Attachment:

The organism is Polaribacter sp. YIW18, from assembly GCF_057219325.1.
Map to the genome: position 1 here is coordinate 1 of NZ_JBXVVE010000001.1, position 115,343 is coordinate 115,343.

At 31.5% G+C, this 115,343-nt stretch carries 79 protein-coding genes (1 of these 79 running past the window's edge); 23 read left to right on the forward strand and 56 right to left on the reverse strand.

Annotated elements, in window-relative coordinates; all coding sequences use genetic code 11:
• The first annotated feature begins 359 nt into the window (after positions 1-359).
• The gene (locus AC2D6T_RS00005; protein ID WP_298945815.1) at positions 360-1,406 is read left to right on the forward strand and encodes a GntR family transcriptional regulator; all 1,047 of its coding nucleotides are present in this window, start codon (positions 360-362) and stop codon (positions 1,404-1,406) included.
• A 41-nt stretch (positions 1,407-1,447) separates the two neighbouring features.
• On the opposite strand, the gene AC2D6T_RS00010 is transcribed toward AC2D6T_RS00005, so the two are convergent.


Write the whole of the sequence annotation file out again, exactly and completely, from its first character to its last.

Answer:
The organism is Polaribacter sp. YIW18, from assembly GCF_057219325.1.
Map to the genome: position 1 here is coordinate 1 of NZ_JBXVVE010000001.1, position 115,343 is coordinate 115,343.

At 31.5% G+C, this 115,343-nt stretch carries 79 protein-coding genes (1 of these 79 running past the window's edge); 23 read left to right on the forward strand and 56 right to left on the reverse strand.

Annotated elements, in window-relative coordinates; all coding sequences use genetic code 11:
• The first annotated feature begins 359 nt into the window (after positions 1-359).
• The gene (locus AC2D6T_RS00005; protein ID WP_298945815.1) at positions 360-1,406 is read left to right on the forward strand and encodes a GntR family transcriptional regulator; all 1,047 of its coding nucleotides are present in this window, start codon (positions 360-362) and stop codon (positions 1,404-1,406) included.
• A 41-nt stretch (positions 1,407-1,447) separates the two neighbouring features.
• On the opposite strand, the gene AC2D6T_RS00010 is transcribed toward AC2D6T_RS00005, so the two are convergent.